And if you’re a brand marketer, where do you concentrate your efforts to reach your target audience? Here are some stats we’ve gathered that will help you craft the perfect marketing strategy:

Is Black Friday or Cyber Monday More Popular?

This year 71% of consumers say they’re ready to shop on Cyber Monday compared to 69% who say they’re ready for Black Friday. This may seem like a small percentage difference, but it’s growing more year after year.

The largest participants in the Black Friday and Cyber Monday conversation on Twitter last year were in the 18 to 24 age group, both men and women—today and tomorrow’s consumer.

What Are Consumers Looking to Buy?


What Consumers Look for on Black Friday

Tablets/Laptops/PCs/TV – 27%

Clothing – 24%

Smart-home gadgets – 15%

Toys – 15%

Gift Cards -11%

Travel – 8%


What Consumers Look for on Cyber Monday

Clothing – 22%

Tablets/Laptops/PCs/TV – 21%

Smart-home gadgets – 17%

Gift Cards – 15%

Toys – 14%

Travel – 11%

Generally, when we think of Cyber Monday, we think of tech deals. But it turns out, shoppers are more interested in shopping for clothes on Cyber Monday and actually look for tech on Black Friday. This is precious information for retail advertisers. Tech stores need not pour all of their marketing efforts into Cyber Monday just because its name evokes thoughts of tech deals.

And sorry, vacation destination marketers, travel seems to be the lower priority for consumers on both Black Friday and Cyber Monday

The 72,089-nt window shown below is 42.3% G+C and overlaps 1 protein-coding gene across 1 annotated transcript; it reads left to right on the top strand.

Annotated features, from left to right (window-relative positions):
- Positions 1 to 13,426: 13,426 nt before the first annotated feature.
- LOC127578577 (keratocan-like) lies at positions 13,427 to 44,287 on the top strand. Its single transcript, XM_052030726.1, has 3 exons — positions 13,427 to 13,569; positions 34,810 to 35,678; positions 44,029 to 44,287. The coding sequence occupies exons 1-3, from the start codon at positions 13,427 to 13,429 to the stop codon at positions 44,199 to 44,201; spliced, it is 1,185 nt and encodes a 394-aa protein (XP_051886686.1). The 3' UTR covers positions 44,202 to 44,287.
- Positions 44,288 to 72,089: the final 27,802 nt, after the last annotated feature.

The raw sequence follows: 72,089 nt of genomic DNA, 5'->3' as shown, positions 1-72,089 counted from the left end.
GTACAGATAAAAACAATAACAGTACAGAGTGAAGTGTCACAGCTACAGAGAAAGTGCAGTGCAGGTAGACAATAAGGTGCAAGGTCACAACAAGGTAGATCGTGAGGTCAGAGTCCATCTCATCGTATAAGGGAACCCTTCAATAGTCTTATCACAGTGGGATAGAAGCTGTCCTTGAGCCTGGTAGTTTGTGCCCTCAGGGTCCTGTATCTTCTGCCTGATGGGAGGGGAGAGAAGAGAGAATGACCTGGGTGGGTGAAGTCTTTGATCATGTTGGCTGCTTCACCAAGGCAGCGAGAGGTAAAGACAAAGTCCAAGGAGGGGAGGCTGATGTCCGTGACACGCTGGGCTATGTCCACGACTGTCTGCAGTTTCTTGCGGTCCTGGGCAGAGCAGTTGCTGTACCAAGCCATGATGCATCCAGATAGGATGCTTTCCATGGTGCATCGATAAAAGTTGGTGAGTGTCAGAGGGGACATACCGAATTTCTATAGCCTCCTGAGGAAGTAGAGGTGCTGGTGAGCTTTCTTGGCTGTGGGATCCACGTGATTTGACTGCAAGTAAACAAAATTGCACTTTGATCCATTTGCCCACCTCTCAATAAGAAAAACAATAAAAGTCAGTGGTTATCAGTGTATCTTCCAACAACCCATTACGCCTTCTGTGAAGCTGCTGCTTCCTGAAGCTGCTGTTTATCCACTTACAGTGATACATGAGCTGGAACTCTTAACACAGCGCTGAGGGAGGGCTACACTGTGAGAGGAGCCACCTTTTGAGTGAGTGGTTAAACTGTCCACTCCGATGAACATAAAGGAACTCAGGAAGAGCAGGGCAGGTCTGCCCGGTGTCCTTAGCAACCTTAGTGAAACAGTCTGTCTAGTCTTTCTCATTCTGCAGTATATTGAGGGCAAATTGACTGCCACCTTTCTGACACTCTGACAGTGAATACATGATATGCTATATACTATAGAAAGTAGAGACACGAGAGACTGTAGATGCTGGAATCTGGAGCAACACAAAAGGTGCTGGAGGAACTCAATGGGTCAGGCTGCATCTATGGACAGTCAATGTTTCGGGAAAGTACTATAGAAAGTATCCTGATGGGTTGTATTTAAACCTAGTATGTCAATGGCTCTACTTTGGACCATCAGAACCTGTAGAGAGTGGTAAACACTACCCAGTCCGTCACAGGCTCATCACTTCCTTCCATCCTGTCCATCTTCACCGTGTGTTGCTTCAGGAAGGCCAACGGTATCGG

Now that you’re teeming with all this newfound Black Friday and Cyber Monday data, you can tailor all your messaging to the right person, at the right time. Eat, drink, and be merry this Thanksgiving—but make sure that early morning alarm is set.

Remembering David Cassidy as ‘Sleepy Keith,’ Rice Krispies Endorser

As the world remembers David Cassidy, who died at 67 on Tuesday, it’s impossible to overstate the level and intensity of his fame in the early 1970sand the peculiar manufactured nature of it. Cassidy was part of the cast of the ABC sitcom “The Partridge Family,” which was created as a vehicle for Shirley Jones, who was then already famous as a star of stage and screenbut the show made a global superstar out of Jones’ real-life stepson Cassidy.

Jones played Shirley Partridge, the widowed mother of five kids who, with their mom, formed a touring musical group called The Partridge Family. Cassidy played her eldest son and the band’s lead singer, Keith Partridge. Studio musicians were originally intended to entirely fake The Partridge Family sound, but Jones and Cassidy had enough talent to actually sing for show’s songs (other “Partridge Family” actors lip-synced).

Cassidy was, simply, adorable, and became an overnight obsession for millions of teen and pre-teen girls. Were they in love with Keith Partridge or David Cassidy? In the pre-internet era, when star personas could be carefully controlled, it didn’t really matter. And ABC actively encouraged the conflation of the TV character and the actor behind him, as seen in the Rice Krispies ad above, which starred not David Cassidy, but Keith Partridge. The song underpinning the ad is a corny marvel:

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The Top 3 Mistakes You Are Making On LinkedIn


By Lindsay Cosner, Strategist

LinkedIn is the world’s largest social network for working professionals—there are a total of 467 million LinkedIn users and nearly half use the network daily. If you are reading this blog, odds are you’re one of them. There are many advantages to being a member of this professional social network, but a few impactful mistakes can be holding you back from getting the most out of the platform. LinkedIn’s own Senior Account Executive, Erica Pyatt, helped us compile a list of the top three mistakes individuals make on LinkedIn and why you should stop.